The award in this category goes to the artist, producer and engineer/mixer. David Foster has two chances to win. He produced Bublé’s album and was among the producers on Streisand’s album.
Costello has received two noms for best rock album, two for best alternative music album, one for best pop vocal album, one for best contemporary folk album and even one for best spoken word album. So how does he feel about now being nominated in the traditional pop category?
“I think all of those definitions are a little bit silly,” he says. “Sometimes you get shoved into unlikely places.”
That said, he’s having fun with it. “I’m nominated with Barbra Streisand and, I understand, the sexiest man in the world [People‘s reigning Sexiest Man Alive John Legend] and Michael Bublé and Andrea Bocelli. When I saw that list, I said, ‘Well now I’m really in show business, aren’t I?’
“Of course, it’s great fun to be in that kind of contest. It makes me feel like I’m Neil Diamond in 1973 or something and I’m in a race with John Denver and Leo Sayer. I write songs and I’m quite happy to be in that company…All of the other artists in this category are way more high-profile in terms of sales than I am.”
Costello says he didn’t know his album was entered in the traditional pop category. “I didn’t know anything about it until we got the nomination. I didn’t even know we were eligible.” The album was released Oct. 12, 2018, just 12 days into the current eligibility year.
“My phone started going around 6 a.m. [on Nov. 20, the day the nominations were announced]. By the time I got myself a cup of coffee, I had all these people saying ‘Hey congratulations.’ For what? I didn’t even know the nominations were coming out, much less that I could be in them.
“These labels are often very silly. [Even so,] You have to make some distinction between the contemporary pop releases of new artists—there are some really good new artists that have put records out—and [our albums]. It would make a very impossible comparison to take the merits of some of those records and compare them to the merits of John Legend’s record or our record or Barbra or Michael or Andrea. Our records are already pretty different from one another. If you added Billie Eilish into that race, it would be impossible. That should be in a category of the things that have dominated the charts. That’s what that’s about.”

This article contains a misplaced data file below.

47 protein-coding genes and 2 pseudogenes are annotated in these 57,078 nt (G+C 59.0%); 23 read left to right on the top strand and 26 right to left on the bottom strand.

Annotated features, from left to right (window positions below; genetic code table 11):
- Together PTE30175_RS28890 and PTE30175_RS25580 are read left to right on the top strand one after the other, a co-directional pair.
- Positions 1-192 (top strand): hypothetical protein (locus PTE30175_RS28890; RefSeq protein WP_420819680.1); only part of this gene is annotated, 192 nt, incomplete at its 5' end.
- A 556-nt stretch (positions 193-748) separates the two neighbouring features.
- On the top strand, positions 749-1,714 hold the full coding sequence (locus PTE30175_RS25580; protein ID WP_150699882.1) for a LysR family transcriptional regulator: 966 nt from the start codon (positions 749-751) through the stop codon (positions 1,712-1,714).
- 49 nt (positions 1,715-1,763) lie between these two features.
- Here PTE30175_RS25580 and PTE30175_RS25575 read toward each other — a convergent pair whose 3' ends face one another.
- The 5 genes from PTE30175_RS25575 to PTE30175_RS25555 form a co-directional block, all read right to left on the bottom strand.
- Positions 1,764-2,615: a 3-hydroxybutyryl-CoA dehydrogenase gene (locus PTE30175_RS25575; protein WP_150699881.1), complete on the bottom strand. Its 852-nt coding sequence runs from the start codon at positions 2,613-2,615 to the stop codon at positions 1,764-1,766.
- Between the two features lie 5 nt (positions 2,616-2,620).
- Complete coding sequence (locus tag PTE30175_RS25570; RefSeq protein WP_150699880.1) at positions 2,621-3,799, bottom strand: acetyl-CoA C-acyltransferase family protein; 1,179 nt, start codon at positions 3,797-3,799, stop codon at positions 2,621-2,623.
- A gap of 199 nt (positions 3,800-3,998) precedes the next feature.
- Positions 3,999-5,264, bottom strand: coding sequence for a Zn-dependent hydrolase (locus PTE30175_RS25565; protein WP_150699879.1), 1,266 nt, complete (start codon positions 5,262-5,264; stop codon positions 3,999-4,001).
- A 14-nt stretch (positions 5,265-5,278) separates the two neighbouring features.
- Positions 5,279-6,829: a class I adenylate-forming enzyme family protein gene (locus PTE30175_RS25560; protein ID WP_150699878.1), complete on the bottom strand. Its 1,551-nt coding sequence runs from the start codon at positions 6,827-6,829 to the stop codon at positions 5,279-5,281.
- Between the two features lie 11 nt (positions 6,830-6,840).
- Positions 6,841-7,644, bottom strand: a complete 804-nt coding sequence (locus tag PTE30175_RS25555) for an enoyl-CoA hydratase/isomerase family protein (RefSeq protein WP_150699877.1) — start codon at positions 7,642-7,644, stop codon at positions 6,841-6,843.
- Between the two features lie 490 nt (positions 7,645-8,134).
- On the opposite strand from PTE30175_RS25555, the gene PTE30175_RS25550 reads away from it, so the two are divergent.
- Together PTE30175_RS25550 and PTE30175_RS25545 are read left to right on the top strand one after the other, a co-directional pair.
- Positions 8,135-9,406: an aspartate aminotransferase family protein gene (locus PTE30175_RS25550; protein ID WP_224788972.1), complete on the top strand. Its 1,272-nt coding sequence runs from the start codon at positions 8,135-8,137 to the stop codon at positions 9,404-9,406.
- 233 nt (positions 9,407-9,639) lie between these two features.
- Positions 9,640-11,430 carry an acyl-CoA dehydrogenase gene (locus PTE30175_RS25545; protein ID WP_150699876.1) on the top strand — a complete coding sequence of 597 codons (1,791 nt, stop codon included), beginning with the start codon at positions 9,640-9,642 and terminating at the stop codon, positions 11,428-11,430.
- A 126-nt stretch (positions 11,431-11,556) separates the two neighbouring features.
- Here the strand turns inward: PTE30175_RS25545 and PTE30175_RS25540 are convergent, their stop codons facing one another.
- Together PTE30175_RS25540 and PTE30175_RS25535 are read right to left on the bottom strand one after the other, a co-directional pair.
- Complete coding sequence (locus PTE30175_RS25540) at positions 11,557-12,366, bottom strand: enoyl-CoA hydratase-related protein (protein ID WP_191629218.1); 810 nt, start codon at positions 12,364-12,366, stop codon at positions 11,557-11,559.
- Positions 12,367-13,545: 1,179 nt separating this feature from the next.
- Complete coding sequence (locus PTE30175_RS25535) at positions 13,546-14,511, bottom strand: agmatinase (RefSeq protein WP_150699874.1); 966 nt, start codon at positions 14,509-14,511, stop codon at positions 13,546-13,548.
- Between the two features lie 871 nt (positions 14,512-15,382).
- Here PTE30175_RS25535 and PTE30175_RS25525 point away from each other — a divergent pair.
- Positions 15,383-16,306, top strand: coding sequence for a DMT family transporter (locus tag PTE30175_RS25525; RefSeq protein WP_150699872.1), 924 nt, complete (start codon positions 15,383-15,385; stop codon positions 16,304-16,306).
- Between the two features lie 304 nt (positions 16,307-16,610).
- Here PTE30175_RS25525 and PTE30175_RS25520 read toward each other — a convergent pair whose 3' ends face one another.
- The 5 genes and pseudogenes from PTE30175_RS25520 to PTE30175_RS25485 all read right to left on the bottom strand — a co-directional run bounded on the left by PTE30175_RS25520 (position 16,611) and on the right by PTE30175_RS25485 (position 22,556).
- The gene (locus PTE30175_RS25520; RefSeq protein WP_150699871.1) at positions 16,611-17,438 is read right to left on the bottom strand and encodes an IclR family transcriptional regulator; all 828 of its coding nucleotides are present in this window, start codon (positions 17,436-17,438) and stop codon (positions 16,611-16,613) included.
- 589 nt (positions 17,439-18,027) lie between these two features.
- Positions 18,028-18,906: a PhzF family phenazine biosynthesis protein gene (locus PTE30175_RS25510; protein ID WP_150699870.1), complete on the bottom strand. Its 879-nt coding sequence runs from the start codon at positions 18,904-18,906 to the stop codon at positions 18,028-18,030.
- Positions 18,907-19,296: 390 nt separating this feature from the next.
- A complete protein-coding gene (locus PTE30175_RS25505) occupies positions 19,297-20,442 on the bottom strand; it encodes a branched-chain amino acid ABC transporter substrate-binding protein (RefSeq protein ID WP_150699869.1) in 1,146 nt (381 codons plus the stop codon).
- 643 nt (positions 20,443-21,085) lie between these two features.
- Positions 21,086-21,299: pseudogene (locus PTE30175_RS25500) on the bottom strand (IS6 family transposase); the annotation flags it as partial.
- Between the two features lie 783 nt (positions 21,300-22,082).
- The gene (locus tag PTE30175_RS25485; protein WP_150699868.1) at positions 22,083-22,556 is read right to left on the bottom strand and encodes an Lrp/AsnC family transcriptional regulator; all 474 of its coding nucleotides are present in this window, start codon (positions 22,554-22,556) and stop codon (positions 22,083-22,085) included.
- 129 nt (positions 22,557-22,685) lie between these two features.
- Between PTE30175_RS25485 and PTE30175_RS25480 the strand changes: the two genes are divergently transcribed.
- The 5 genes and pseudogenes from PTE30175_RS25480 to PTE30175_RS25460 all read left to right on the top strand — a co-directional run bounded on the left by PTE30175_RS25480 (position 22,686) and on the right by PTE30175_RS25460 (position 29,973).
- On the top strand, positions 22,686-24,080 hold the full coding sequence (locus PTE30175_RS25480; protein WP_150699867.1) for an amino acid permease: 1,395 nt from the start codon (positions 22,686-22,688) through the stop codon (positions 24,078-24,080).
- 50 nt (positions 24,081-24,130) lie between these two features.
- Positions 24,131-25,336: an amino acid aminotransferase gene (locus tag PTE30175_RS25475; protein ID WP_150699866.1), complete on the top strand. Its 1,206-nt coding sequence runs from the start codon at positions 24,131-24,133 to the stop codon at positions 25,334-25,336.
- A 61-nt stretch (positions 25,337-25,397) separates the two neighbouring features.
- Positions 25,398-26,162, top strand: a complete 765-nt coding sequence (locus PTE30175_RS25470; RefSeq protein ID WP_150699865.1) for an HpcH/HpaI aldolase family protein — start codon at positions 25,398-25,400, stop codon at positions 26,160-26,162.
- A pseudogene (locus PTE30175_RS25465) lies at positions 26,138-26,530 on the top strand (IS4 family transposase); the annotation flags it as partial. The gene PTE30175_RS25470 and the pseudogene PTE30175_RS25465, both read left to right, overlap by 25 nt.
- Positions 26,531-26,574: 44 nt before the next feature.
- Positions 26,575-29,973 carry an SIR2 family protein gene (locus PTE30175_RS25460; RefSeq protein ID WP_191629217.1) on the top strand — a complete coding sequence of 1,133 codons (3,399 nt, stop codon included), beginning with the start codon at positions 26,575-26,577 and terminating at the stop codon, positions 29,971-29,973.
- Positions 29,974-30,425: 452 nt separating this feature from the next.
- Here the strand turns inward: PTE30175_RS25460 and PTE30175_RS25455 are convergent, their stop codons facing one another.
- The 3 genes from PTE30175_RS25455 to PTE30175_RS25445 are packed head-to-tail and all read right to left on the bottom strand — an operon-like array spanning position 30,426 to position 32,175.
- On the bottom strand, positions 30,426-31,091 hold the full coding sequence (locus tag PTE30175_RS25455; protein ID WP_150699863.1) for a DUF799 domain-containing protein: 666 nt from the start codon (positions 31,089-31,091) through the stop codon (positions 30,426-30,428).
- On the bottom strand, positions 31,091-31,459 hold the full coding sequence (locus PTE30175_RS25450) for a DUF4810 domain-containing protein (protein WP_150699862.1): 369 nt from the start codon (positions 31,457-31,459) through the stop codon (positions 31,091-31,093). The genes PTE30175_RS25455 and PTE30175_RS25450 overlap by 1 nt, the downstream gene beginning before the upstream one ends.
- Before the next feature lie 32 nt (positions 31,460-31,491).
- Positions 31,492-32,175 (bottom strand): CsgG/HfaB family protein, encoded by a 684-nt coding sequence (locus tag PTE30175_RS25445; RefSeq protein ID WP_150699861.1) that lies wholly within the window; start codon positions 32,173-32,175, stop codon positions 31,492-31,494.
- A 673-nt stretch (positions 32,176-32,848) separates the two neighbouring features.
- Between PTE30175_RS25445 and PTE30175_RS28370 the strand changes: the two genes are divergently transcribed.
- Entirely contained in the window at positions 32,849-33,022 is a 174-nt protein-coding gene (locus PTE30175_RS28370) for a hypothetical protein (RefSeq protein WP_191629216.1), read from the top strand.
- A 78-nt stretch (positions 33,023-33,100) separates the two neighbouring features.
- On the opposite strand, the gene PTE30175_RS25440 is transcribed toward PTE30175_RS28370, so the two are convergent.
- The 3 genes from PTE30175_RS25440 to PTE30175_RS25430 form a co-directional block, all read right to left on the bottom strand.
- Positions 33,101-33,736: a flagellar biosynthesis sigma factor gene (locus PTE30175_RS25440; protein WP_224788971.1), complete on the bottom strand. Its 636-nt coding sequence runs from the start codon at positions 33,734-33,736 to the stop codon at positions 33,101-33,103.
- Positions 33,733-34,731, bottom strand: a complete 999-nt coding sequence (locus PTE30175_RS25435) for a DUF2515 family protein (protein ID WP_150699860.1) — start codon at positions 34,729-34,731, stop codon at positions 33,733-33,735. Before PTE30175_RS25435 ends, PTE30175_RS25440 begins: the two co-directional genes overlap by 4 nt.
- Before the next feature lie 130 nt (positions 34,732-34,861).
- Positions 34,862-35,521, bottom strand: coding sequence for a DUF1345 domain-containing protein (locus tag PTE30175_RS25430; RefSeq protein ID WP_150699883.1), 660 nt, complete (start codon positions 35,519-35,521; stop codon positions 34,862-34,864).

This is Costello’s 15th Grammy nomination. That’s not a large number considering he’s been recording for 42 years. “You just have to keep working, and every once in a while you get into these horseraces.”
Costello skipped the Grammys when he was nominated for best new artist of 1978, even though he was in Los Angeles, where they were held. “I elected to go and play a country & western show at the Palomino in North Hollywood. Those sorts of things [awards shows] weren’t very real to me.”
He wound up losing to two-hit wonders A Taste of Honey, a loss that is invariably cited on lists of greatest Grammy blunders.
While Costello’s 1-13 win-loss ratio at the Grammys is lackluster, he will forever be grateful to the Grammys for one thing. “The best thing I ever got from the Grammys was not an award, but was the invitation [in 2002] to co-present an award with [Diana Krall, who would become] my wife. That’s how we really met and got to spend some time together. We had met very briefly on one occasion before that, but this was really our first date, albeit a blind date, and it was on global television presenting an award with Gwen Stefani.”
Costello hasn’t decided if he’s going to attend the Grammys on Jan. 26. “I don’t know. You’ve got to have a frock to wear and some nice shoes. Nobody asks you about the music when you turn up at those things.
“The whole thing is just like a crazy dream to me. If I get to come along, I’ll try to have fun. You always see people. I know people across so many styles of music.”